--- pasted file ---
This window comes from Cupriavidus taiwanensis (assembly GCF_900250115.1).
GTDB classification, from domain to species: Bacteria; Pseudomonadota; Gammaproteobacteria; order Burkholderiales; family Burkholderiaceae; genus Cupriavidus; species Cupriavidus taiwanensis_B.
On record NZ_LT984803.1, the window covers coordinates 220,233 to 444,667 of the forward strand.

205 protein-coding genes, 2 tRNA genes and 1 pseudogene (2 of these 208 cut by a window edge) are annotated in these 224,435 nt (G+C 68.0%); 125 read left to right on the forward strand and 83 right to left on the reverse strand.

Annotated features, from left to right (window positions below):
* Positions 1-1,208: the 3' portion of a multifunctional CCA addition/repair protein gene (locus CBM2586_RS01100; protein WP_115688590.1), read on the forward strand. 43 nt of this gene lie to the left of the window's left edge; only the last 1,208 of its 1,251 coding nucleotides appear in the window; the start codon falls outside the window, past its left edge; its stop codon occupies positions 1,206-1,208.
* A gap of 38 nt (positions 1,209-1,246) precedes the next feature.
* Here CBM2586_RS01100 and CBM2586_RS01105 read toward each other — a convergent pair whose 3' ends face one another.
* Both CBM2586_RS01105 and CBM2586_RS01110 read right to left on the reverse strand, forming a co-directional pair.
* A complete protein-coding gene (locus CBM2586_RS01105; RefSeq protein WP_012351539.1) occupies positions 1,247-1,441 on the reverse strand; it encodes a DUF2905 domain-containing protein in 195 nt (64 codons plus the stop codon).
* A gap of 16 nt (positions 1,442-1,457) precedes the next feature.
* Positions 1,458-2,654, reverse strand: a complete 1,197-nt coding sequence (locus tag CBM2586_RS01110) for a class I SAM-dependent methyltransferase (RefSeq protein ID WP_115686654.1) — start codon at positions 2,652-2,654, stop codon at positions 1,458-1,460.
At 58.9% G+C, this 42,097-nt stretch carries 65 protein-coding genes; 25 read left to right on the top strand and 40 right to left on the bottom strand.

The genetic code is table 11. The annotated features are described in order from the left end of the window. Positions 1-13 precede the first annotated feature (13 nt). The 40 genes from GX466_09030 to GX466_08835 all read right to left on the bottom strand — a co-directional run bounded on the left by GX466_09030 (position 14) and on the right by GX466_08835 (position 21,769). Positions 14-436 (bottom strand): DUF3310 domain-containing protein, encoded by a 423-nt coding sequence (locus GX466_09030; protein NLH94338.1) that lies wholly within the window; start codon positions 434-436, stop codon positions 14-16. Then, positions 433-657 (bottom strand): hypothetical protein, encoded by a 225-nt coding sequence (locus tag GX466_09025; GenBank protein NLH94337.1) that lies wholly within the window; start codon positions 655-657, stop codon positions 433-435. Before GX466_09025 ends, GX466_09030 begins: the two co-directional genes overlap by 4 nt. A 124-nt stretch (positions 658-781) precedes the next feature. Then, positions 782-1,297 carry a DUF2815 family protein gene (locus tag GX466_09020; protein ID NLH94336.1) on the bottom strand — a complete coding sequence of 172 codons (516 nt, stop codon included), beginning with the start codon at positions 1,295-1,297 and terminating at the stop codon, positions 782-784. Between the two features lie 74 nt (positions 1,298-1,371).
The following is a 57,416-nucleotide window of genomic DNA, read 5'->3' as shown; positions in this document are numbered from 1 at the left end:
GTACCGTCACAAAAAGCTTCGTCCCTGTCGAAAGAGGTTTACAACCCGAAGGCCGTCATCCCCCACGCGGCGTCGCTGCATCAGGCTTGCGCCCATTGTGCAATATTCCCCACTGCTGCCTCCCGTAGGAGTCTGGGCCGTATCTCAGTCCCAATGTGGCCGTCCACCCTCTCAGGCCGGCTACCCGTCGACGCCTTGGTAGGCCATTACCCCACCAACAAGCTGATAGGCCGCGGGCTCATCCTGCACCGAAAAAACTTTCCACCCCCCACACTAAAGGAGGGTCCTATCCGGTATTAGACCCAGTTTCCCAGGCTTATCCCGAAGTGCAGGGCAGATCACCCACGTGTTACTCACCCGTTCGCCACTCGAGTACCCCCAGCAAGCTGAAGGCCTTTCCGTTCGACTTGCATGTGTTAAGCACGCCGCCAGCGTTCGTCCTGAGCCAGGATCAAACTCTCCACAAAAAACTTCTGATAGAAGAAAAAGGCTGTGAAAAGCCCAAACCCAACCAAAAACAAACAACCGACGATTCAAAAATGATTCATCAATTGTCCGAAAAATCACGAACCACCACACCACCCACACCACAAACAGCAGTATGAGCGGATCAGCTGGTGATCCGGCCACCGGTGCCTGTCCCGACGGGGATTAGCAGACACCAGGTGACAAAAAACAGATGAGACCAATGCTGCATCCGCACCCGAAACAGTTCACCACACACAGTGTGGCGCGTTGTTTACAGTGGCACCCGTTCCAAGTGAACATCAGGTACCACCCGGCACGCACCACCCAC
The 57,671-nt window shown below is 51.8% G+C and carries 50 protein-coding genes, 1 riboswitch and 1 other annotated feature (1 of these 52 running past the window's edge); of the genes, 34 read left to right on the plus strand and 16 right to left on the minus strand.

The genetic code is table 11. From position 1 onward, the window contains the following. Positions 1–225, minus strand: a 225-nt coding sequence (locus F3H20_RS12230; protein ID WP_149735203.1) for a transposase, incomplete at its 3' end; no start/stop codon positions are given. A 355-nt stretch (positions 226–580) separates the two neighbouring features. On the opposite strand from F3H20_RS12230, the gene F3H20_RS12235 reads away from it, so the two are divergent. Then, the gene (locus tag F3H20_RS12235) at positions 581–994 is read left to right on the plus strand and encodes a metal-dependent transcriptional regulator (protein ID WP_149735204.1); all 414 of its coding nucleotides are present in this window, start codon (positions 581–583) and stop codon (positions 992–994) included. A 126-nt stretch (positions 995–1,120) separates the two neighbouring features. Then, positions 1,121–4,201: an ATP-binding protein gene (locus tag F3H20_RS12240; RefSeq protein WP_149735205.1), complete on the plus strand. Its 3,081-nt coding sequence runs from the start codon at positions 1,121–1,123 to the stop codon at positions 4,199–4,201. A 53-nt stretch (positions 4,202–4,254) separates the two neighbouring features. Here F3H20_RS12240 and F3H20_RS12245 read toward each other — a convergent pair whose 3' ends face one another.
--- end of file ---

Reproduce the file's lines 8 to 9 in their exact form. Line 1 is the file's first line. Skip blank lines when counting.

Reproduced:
* Here CBM2586_RS01100 and CBM2586_RS01105 read toward each other — a convergent pair whose 3' ends face one another.
* Both CBM2586_RS01105 and CBM2586_RS01110 read right to left on the reverse strand, forming a co-directional pair.